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Terbium ( , ) is a chemical element with the symbol Tb and atomic number 65. It is a silvery-white rare earth metal that is malleable, ductile and soft enough to be cut with a knife. Terbium is never found in nature as a free element, but it is contained in many minerals, including cerite, gadolinite, monazite, xenotime and euxenite.

Terbium is used to dope calcium fluoride, calcium tungstate and strontium molybdate, materials that are used in solid-state devices, and as a crystal stabilizer of fuel cells which operate at elevated temperatures. As a component of Terfenol-D (an alloy which expands and contracts in magnetic field more than any other alloy), terbium is of use in actuators, in naval sonar systems and sensors. Terbium oxide is used in green phosphors in fluorescent lamps and color TV tubes. Terbium "green" phosphors (which fluoresce a brilliant lemon-yellow) are combined with divalent Europium blue phosphors and trivalent europium red phosphors to provide the "trichromatic" lighting technology, which is by far the largest consumer of the world's terbium supply.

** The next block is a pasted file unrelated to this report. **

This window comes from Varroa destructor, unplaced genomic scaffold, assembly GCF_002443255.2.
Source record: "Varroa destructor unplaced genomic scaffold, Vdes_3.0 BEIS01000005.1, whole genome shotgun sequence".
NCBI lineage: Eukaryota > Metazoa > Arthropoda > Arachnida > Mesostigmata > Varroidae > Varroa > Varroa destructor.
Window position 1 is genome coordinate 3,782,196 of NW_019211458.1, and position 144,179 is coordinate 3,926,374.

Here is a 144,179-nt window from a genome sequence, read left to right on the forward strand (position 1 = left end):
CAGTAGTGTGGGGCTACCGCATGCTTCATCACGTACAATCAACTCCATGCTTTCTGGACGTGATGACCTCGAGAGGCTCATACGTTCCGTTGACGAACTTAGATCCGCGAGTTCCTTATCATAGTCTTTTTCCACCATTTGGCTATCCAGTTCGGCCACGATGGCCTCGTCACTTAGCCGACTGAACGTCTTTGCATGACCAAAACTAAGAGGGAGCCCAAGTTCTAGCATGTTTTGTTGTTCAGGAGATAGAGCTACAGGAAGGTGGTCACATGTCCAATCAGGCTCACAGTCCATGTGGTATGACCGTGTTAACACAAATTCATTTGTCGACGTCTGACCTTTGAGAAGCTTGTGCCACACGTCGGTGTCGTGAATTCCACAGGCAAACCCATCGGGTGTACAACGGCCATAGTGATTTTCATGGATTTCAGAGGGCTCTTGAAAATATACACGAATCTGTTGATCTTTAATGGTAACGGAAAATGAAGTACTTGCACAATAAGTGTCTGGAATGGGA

Characteristics

Physical

Terbium is a silvery-white rare earth metal that is malleable, ductile and soft enough to be cut with a knife. It is relatively stable in air as compared to other lanthanides. Terbium exists in two crystal allotropes with a transformation temperature of 1289 °C between them.

The terbium(III) cation is brilliantly fluorescent, in a bright lemon-yellow color that is the result of a strong green emission line in combination with other lines in the orange and red. The yttrofluorite variety of the mineral fluorite owes its creamy-yellow fluorescence in part to terbium. Terbium easily oxidizes and therefore used as element only for research purpose. For example, single Tb atoms have been isolated by implanting them into fullerene molecules.

Terbium has a simple ferromagnetic ordering at temperatures below 219 K. Above 219 K, it turns into an helical antiferromagnetic state in which all of the atomic moments in a particular basal plane layer are parallel, and oriented at a fixed angle to the moments of adjacent layers. This unusual antiferromagnetism transforms into a disordered (paramagnetic) state at 230 K.

Chemical

The most common valence state of terbium is +3, as in . The +4 state is known in TbO2 and TbF4.Terbium burns readily to form a mixed terbium oxide:
8 Tb + 7 O2 → 2 Tb4O7


In solution, terbium forms only trivalent ions. Terbium is quite electropositive and reacts slowly with cold water and quite quickly with hot water to form terbium hydroxide: